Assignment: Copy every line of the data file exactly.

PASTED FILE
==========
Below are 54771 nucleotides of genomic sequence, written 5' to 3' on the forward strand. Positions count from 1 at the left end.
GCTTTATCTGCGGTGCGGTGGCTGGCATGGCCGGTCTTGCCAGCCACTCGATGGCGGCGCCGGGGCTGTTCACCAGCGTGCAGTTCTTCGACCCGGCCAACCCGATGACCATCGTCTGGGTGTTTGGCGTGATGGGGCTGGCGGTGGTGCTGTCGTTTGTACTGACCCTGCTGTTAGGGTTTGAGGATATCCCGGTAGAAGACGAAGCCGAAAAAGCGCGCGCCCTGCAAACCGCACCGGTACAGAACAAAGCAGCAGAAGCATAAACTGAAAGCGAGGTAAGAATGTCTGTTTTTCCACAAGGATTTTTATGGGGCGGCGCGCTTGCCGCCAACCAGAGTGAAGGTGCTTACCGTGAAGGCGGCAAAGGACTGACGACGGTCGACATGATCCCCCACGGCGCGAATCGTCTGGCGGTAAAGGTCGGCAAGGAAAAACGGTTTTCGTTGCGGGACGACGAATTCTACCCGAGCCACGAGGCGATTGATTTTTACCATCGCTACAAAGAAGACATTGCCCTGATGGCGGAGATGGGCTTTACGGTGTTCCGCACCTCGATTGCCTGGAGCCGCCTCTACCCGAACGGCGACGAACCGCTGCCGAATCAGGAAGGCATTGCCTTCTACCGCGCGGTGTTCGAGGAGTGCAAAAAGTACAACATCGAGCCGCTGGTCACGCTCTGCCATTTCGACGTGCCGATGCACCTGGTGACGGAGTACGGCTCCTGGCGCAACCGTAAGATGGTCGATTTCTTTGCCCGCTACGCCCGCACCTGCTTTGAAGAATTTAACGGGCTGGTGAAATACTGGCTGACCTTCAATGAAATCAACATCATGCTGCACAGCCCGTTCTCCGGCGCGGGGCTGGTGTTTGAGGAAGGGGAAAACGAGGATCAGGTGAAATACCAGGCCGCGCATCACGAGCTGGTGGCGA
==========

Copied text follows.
Below are 54771 nucleotides of genomic sequence, written 5' to 3' on the forward strand. Positions count from 1 at the left end.
GCTTTATCTGCGGTGCGGTGGCTGGCATGGCCGGTCTTGCCAGCCACTCGATGGCGGCGCCGGGGCTGTTCACCAGCGTGCAGTTCTTCGACCCGGCCAACCCGATGACCATCGTCTGGGTGTTTGGCGTGATGGGGCTGGCGGTGGTGCTGTCGTTTGTACTGACCCTGCTGTTAGGGTTTGAGGATATCCCGGTAGAAGACGAAGCCGAAAAAGCGCGCGCCCTGCAAACCGCACCGGTACAGAACAAAGCAGCAGAAGCATAAACTGAAAGCGAGGTAAGAATGTCTGTTTTTCCACAAGGATTTTTATGGGGCGGCGCGCTTGCCGCCAACCAGAGTGAAGGTGCTTACCGTGAAGGCGGCAAAGGACTGACGACGGTCGACATGATCCCCCACGGCGCGAATCGTCTGGCGGTAAAGGTCGGCAAGGAAAAACGGTTTTCGTTGCGGGACGACGAATTCTACCCGAGCCACGAGGCGATTGATTTTTACCATCGCTACAAAGAAGACATTGCCCTGATGGCGGAGATGGGCTTTACGGTGTTCCGCACCTCGATTGCCTGGAGCCGCCTCTACCCGAACGGCGACGAACCGCTGCCGAATCAGGAAGGCATTGCCTTCTACCGCGCGGTGTTCGAGGAGTGCAAAAAGTACAACATCGAGCCGCTGGTCACGCTCTGCCATTTCGACGTGCCGATGCACCTGGTGACGGAGTACGGCTCCTGGCGCAACCGTAAGATGGTCGATTTCTTTGCCCGCTACGCCCGCACCTGCTTTGAAGAATTTAACGGGCTGGTGAAATACTGGCTGACCTTCAATGAAATCAACATCATGCTGCACAGCCCGTTCTCCGGCGCGGGGCTGGTGTTTGAGGAAGGGGAAAACGAGGATCAGGTGAAATACCAGGCCGCGCATCACGAGCTGGTGGCGA